But despite the sobering prospects, there are encouraging signs. Throughout the world, antismoking groups are springing up, pressuring their respective governments for warning labels and advertising curbs. In the Middle East, health ministers from several Gulf states joined together to call for mandatory health warnings on all cigarette packages as well as tar and nicotine contents. The Zambian government has banned cigarette advertising in all media, with offenders subject to fines and/or jail sentences. In Singapore, the government is attempting to enforce a complete ban of cigarette-related advertising.

The investments arc large and the stakes high. More than two million people worldwide now die each year because of tobacco-related ailments. Indeed, if the Third World's consumption of tobacco continues to increase, malnutrition and infectious diseases may soon take a back seat to smoking-related diseases.

Tobacco in China

In China, the world's largest producer and consumer of tobacco, there has been an astronomical increase in cigarette consumption. Despite a total ban on advertising, there are an estimated 300 million smokers in the country. And some reports have put the annual rate of increase at close to 10 percent.

Although the health effects of China's tobacco addiction have been difficult to calculate, a somewhat dated study of lung cancer in Shanghai demonstrates the sobering statistics. Between 1963 and 1975 the incidence of lung cancer in China's largest city doubled. Today Shanghai is estimated to have a higher rate of lung cancer than much of the developed world.

Over 1,000 brands, with names like Peony, Golden Orchid and Golden Deer, are sold inside the country. The Sailing Boat herb cigarette is reputed to relieve asthma and coughing. Another is labelled "healthy."

Dr. Grey Dimond, one of the first American doctors permitted to enter China when it re-opened its doors to foreigners, found little concern about smoking, even among physicians. The substantial amount of research being conducted on bronchitis did not include one study on smoking.

It was not until the late 1970s that the effects of smoking on health were widely discussed. In 1978 the Guangming Daily ran a story by two prominent Chinese physicians which revealed to the public for the first time the causative effect of cigarettes in bronchitis, emphysema, lung cancer and heart disease. The article also blamed the "Gang of Four" for China's lax attitude toward tobacco. That same year, the country began its first attempt at publicizing the hazards of smoking.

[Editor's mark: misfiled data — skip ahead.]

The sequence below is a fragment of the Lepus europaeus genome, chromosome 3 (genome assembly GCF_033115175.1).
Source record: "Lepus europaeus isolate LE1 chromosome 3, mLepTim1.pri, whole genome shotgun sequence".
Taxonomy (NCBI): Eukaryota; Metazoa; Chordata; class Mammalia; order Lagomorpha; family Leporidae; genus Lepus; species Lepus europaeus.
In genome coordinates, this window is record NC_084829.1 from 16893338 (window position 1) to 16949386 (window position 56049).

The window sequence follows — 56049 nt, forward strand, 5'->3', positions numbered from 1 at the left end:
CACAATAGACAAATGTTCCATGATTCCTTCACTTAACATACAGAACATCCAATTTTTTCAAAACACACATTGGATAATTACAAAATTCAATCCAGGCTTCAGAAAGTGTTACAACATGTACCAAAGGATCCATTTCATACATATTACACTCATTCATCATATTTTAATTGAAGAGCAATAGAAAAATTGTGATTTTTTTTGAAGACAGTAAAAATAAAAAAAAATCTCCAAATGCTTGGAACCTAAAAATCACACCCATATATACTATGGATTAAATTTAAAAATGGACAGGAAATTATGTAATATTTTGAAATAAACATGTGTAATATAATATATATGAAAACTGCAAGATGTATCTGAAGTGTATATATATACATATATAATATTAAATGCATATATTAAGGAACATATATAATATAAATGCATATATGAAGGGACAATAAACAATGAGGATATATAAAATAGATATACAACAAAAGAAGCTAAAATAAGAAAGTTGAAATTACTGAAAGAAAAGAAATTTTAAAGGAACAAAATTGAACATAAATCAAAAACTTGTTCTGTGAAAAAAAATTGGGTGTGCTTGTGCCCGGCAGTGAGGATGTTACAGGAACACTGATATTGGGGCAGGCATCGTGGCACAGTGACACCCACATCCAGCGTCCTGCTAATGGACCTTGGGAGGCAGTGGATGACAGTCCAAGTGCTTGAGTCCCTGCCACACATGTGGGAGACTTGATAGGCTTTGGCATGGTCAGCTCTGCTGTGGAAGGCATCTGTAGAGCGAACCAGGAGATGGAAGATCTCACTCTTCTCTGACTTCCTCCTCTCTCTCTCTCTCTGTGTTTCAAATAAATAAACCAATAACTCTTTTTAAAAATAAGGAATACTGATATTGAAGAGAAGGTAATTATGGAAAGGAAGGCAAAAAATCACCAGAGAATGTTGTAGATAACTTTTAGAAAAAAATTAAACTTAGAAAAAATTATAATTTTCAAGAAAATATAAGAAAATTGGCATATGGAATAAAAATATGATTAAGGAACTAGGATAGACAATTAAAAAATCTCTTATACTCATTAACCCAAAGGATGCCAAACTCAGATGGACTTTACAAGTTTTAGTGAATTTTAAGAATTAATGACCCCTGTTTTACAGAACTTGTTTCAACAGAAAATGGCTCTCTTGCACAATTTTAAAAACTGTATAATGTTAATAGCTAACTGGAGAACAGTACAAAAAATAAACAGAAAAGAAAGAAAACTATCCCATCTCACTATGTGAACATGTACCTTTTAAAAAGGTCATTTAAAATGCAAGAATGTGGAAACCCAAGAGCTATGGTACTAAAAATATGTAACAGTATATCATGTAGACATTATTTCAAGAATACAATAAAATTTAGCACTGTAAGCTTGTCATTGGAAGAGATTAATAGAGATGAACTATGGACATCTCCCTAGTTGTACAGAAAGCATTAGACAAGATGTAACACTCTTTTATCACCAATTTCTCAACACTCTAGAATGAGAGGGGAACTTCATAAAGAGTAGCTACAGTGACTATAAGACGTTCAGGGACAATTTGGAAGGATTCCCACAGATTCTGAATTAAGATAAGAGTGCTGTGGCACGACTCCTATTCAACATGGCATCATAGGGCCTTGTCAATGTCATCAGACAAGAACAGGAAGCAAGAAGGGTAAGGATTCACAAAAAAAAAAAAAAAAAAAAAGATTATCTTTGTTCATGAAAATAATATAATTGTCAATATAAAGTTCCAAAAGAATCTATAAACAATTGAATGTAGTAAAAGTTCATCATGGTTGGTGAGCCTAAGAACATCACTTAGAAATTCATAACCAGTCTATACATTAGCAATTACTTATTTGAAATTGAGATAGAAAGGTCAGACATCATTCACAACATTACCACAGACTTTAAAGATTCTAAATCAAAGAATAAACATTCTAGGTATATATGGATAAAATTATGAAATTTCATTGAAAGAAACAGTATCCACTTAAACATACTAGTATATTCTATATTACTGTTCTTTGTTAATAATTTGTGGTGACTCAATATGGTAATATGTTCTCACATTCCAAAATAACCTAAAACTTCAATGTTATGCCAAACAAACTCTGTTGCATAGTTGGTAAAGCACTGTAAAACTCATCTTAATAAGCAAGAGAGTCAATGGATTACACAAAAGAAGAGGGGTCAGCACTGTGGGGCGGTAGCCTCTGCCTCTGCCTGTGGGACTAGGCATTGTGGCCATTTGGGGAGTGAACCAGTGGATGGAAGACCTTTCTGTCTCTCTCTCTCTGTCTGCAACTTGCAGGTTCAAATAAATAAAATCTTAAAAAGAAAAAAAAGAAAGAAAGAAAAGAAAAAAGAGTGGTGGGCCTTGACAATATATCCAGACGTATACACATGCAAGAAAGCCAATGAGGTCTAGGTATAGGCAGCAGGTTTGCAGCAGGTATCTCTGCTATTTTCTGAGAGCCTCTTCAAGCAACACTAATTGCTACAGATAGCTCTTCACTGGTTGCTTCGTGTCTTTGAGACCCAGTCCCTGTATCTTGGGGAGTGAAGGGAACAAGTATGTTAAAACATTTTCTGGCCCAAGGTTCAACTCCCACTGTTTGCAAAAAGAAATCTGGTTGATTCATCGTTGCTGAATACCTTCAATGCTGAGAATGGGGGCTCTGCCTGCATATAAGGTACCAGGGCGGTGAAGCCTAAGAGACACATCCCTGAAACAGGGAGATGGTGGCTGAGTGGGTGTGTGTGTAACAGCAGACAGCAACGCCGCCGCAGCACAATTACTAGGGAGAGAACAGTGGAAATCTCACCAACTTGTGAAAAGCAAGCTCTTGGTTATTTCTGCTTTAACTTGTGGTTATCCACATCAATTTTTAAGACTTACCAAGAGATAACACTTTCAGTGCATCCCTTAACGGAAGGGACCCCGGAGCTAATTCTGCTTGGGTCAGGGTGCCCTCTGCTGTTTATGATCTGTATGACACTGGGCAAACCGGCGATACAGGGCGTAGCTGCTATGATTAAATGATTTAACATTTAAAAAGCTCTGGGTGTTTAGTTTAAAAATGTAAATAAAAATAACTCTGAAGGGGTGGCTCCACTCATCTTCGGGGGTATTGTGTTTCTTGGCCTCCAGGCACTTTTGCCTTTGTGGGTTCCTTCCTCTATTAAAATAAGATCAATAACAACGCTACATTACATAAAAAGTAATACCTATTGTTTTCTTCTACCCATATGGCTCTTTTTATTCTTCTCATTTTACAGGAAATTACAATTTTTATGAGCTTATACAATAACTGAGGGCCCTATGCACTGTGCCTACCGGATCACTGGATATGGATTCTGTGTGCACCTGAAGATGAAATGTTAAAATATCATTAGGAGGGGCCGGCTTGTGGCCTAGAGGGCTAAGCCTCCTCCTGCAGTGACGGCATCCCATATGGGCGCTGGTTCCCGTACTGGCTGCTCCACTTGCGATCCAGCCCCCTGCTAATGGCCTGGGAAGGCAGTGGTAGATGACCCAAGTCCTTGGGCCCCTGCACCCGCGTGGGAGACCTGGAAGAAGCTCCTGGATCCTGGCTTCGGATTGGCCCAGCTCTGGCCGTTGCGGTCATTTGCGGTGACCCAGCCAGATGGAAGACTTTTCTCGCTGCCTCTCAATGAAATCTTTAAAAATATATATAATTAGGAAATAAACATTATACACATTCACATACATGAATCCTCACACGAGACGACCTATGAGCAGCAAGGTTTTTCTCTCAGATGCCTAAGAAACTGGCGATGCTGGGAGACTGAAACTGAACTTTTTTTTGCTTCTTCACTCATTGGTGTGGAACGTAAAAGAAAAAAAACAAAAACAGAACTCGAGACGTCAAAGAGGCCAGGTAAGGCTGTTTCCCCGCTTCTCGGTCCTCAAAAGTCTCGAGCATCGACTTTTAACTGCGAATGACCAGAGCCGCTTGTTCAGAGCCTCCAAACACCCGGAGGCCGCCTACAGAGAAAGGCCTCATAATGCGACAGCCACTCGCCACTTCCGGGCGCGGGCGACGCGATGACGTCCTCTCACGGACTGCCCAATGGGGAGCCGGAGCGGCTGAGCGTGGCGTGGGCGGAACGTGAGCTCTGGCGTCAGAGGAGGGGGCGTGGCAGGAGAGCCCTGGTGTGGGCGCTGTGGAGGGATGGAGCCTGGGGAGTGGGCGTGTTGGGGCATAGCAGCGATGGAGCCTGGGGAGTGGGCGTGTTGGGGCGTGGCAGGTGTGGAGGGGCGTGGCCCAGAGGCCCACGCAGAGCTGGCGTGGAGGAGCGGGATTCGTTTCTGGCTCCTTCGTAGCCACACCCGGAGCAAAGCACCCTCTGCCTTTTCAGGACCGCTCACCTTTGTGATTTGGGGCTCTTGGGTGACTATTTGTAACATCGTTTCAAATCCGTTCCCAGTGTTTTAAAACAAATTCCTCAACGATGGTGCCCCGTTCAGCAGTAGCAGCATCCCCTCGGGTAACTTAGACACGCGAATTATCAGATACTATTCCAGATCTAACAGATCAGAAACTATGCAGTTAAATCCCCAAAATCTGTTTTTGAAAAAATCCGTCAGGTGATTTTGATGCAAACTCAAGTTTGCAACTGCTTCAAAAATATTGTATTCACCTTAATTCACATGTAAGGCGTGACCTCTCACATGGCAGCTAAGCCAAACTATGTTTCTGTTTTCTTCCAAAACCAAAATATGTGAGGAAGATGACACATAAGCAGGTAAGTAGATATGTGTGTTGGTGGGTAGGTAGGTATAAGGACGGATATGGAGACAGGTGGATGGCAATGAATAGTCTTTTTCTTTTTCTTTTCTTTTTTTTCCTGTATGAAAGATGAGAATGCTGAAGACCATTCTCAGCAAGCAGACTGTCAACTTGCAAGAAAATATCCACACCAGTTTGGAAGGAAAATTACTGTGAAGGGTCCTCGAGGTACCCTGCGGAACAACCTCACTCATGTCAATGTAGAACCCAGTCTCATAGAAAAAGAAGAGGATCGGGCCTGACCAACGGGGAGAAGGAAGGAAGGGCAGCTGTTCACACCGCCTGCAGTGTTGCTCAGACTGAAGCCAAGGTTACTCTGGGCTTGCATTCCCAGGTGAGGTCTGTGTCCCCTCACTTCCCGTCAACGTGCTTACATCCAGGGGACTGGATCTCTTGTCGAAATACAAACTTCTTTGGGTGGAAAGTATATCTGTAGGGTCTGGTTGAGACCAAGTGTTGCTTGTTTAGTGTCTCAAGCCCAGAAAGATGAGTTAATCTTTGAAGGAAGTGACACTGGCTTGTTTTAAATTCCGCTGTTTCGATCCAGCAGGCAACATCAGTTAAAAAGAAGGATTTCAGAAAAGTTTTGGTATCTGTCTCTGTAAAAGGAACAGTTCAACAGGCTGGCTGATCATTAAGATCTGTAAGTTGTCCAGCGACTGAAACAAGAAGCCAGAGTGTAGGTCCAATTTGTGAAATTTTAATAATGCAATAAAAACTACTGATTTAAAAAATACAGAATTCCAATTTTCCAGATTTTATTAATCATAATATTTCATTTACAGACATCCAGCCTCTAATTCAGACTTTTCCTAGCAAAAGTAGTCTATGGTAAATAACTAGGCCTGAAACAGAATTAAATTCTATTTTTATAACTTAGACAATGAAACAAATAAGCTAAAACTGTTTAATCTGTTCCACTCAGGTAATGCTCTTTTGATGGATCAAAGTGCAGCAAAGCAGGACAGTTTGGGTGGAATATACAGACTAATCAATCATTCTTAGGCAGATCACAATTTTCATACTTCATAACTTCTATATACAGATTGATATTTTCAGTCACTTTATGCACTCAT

Today one arm of government attempts to discourage smoking while another is deeply involved in keeping tobacco production efficient and tobacco consumption up. The Ministry of Light Industry runs more than 83 cigarette factories, employing 90,000 workers. Their output is staggering. In 1985 the country produced 2.3 million metric tons of tobacco, 30 percent more than it produced in 1984. The Shanghai factory averages about 41 billion cigarettes per year.

The multinational tobacco companies are eager to capitalize on China's seemingly insatiable appetite for cigarettes, a market estimated to be worth some $6 billion each year. In the early 1980s R.J. Reynolds became the first company to ' complete a successful agreement with China. Philip Morris and Gallaher (U.K.) followed immediately. All three brought , modern manufacturing and packaging machinery into the ' country, provided training in its use and taught Western ' methods of tobacco blending. In exchange, the companies were allowed to stay and manufacture their cigarettes on Chinese soil. Gallaher and L & M cigarettes are now manufactured in the Guangdong Province, and a factory in the Fujian '' Province produces Camels. -S.M.

Susan A. Motley is a freelance writer based in Hampton, Virginia.

Worldwide Smokers

Country % Male % Female
China 90 3
Morocco 90 -
Nepal 87 72
Papua New Guinea 85 80
Philippines 78 -
Indonesia 75 10
Bangledesh 70 20
Thailand 70 4
France 70 50
Denmark 68 49
Republic of Korea 68 7
Spain 66 10
India 66 26
Poland 63 29
Zambia 63 56
Japan 63 12
Uruguay 60 32
Argentina 58 18
Tunisia 58 6
Country % Male % Female
Yugoslavia 57 10
Netherlands 57 42
Malaysia 56 2
Italy 56 32
Brazil 54 37
Nigeria 53 3
Kuwait 52 12
Colombia 52 18
Romania 52 9
Switzerland 50 37
Turkey 50 50
Ghana 50 -
Ireland 49 36
Guyana 48 4
Austria 46 13
Hungary 45 23
Mexico 45 18
Chile 45 26
Venezuela 45 26
Country % Male % Female
Israel 44 30
Soviet Union 44 10
Czechoslovakia 43 11
Cuba 40 -
Norway 40 34
Egypt 40 1
East Germany 40 29
U.K. 38 33
Canada 37 29
Australia 37 30
Hong Kong 37 5
United States 35 28
New Zealand 35 29
Peru 34 7
Uganda 33 -
Sweden 30 30
Ivory Coast 24 1